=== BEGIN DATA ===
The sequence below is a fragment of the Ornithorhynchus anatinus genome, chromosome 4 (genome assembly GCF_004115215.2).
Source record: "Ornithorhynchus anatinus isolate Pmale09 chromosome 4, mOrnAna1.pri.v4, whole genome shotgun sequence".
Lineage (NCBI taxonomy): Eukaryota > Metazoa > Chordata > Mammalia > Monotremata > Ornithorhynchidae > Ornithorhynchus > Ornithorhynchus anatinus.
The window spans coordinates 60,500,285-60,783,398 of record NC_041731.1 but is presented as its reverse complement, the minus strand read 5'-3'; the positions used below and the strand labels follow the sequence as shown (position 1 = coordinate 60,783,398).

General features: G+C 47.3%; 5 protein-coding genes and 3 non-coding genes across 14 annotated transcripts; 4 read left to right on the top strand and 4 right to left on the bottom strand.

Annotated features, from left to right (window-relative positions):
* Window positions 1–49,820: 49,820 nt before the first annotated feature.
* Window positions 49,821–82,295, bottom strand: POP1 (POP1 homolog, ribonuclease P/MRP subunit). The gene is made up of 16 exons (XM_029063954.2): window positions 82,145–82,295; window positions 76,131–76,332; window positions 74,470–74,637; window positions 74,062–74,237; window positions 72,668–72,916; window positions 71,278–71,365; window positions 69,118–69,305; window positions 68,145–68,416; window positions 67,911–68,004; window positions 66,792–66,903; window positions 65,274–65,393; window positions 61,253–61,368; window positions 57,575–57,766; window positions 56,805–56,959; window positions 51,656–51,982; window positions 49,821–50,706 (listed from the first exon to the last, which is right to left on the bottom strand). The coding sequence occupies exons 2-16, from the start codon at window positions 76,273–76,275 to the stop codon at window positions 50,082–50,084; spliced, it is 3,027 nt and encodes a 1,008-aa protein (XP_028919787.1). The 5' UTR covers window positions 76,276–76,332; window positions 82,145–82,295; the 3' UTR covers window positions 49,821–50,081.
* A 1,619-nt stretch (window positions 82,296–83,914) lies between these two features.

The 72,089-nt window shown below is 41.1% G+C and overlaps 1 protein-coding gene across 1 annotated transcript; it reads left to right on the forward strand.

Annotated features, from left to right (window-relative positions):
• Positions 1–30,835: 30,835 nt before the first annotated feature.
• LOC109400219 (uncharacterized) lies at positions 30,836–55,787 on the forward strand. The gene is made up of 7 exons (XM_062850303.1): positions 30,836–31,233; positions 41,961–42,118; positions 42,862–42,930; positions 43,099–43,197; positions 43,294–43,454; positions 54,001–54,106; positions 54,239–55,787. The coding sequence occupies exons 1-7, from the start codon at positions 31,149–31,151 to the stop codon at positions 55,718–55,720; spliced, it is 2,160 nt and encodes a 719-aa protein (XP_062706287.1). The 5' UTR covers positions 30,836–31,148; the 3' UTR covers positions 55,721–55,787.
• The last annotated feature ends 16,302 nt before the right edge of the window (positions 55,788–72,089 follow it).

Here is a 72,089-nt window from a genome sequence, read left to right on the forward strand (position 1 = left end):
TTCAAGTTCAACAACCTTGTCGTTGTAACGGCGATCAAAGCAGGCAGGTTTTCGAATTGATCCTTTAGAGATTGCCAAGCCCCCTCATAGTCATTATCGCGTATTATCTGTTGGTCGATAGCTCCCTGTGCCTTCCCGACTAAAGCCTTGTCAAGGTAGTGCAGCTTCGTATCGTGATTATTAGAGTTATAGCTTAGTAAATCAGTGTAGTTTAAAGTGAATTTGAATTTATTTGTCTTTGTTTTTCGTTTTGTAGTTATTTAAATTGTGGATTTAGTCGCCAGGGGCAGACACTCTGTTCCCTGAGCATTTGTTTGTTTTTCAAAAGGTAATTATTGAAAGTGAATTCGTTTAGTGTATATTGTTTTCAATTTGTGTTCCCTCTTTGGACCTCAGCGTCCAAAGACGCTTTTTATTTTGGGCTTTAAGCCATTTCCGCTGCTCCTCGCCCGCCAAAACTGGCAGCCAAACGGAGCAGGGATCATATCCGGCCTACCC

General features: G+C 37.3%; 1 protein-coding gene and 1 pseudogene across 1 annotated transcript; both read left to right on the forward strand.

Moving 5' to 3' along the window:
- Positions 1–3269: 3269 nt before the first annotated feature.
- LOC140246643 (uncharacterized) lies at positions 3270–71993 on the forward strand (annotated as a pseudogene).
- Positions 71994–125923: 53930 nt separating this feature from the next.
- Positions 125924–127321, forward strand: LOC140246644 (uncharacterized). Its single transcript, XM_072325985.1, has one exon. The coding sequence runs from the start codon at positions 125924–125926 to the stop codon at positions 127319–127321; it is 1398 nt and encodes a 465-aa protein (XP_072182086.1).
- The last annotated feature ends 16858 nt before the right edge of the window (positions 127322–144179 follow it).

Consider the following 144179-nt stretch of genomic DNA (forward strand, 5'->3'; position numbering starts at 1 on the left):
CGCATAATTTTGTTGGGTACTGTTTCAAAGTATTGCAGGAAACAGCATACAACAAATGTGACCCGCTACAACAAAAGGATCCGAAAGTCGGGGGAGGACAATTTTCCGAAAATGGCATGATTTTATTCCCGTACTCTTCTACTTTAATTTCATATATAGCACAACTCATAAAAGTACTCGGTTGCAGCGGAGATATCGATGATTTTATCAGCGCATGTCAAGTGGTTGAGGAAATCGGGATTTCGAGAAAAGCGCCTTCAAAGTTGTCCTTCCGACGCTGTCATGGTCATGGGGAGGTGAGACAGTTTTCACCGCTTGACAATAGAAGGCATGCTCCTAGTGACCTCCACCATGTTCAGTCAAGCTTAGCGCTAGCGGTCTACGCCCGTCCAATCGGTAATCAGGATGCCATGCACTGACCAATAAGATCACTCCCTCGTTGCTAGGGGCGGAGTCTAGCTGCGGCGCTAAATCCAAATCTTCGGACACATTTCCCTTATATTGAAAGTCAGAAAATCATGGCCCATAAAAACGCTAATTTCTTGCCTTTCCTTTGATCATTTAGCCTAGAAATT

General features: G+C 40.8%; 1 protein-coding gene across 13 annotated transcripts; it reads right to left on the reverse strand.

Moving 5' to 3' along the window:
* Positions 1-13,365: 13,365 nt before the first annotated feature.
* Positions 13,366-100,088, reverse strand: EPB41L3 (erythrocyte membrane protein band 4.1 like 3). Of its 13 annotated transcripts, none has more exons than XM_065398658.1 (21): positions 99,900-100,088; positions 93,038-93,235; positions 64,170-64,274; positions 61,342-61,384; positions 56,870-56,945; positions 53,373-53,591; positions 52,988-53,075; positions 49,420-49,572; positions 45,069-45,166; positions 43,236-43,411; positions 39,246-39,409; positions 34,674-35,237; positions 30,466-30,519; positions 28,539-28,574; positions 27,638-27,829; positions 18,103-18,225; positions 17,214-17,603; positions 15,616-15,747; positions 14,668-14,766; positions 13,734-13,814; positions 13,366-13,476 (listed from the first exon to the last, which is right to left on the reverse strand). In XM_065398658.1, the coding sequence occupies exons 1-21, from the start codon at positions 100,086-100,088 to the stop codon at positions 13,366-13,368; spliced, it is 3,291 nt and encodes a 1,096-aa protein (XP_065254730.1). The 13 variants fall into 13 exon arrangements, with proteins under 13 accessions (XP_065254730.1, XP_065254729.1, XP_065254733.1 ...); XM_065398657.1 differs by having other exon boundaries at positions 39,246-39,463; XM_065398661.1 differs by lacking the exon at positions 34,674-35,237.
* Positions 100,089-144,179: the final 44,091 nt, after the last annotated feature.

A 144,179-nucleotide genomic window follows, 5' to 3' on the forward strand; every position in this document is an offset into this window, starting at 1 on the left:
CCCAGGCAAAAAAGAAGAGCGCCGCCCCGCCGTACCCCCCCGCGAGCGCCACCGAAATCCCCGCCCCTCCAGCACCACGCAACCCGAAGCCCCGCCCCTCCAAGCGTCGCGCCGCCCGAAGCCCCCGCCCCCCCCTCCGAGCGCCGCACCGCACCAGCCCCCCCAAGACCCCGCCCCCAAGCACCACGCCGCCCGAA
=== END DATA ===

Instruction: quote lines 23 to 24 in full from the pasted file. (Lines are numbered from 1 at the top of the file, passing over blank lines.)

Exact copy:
- The last annotated feature ends 16858 nt before the right edge of the window (positions 127322–144179 follow it).

Consider the following 144179-nt stretch of genomic DNA (forward strand, 5'->3'; position numbering starts at 1 on the left):